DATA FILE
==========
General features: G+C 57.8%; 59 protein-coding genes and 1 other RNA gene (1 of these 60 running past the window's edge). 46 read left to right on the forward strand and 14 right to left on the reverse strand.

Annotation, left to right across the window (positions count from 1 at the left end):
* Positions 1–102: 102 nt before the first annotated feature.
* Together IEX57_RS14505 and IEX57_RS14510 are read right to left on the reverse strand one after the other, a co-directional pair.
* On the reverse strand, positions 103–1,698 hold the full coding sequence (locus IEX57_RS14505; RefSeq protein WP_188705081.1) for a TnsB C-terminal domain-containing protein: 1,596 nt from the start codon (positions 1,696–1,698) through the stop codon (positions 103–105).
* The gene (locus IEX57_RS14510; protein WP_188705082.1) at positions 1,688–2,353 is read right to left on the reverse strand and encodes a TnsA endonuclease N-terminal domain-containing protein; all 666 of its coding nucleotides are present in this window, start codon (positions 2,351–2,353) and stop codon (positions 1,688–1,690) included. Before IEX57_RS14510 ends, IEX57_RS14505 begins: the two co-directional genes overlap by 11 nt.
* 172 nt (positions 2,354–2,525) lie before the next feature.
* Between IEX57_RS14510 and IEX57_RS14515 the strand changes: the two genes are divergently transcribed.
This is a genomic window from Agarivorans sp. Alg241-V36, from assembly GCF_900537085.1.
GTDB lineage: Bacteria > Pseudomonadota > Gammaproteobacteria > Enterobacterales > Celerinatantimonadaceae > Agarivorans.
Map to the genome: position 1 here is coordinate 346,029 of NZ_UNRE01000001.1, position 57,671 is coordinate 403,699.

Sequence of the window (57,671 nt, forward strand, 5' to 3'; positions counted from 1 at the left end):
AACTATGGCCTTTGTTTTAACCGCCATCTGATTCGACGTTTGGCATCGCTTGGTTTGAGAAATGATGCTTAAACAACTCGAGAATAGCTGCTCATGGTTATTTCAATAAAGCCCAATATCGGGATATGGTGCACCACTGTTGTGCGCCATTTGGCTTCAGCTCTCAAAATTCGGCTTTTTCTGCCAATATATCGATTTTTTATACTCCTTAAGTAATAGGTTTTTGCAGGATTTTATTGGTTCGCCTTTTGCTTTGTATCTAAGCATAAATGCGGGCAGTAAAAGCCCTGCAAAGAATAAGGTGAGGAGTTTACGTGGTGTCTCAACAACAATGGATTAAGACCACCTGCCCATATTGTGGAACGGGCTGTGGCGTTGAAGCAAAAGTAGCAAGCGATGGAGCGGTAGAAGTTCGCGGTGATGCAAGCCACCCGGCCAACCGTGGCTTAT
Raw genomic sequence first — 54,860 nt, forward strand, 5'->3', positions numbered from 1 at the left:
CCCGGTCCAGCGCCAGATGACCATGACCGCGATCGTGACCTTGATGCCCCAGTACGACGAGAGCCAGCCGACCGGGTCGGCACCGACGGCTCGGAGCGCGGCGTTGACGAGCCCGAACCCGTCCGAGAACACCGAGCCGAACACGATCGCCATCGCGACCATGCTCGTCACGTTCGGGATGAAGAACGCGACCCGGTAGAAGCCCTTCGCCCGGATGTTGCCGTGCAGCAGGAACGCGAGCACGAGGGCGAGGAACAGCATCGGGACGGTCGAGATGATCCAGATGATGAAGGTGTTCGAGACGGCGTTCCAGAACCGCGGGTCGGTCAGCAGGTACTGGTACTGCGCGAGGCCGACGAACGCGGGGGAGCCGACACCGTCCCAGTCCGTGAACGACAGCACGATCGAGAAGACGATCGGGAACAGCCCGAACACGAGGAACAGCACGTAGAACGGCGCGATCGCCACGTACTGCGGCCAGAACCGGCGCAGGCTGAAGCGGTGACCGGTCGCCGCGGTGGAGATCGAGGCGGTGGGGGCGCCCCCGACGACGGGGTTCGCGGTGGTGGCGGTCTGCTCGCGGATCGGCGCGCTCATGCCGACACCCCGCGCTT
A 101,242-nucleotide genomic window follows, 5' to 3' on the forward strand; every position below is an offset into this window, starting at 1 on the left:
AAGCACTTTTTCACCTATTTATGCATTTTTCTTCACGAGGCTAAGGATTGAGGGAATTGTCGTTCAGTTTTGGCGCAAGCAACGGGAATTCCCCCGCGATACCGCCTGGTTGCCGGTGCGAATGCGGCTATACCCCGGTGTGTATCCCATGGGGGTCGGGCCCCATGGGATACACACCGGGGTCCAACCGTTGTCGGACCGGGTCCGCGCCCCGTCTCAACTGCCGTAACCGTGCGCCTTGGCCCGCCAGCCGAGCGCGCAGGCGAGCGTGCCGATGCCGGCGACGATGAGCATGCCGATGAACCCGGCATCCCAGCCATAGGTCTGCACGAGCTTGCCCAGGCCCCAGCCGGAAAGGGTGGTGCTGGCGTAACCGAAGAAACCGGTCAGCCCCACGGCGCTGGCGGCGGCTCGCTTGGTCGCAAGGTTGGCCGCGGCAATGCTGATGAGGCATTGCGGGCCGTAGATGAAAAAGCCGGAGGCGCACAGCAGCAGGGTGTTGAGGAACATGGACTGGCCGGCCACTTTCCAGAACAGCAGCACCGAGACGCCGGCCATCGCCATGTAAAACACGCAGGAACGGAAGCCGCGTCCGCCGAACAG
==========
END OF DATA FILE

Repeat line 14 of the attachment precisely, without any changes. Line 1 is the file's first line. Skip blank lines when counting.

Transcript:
Raw genomic sequence first — 54,860 nt, forward strand, 5'->3', positions numbered from 1 at the left: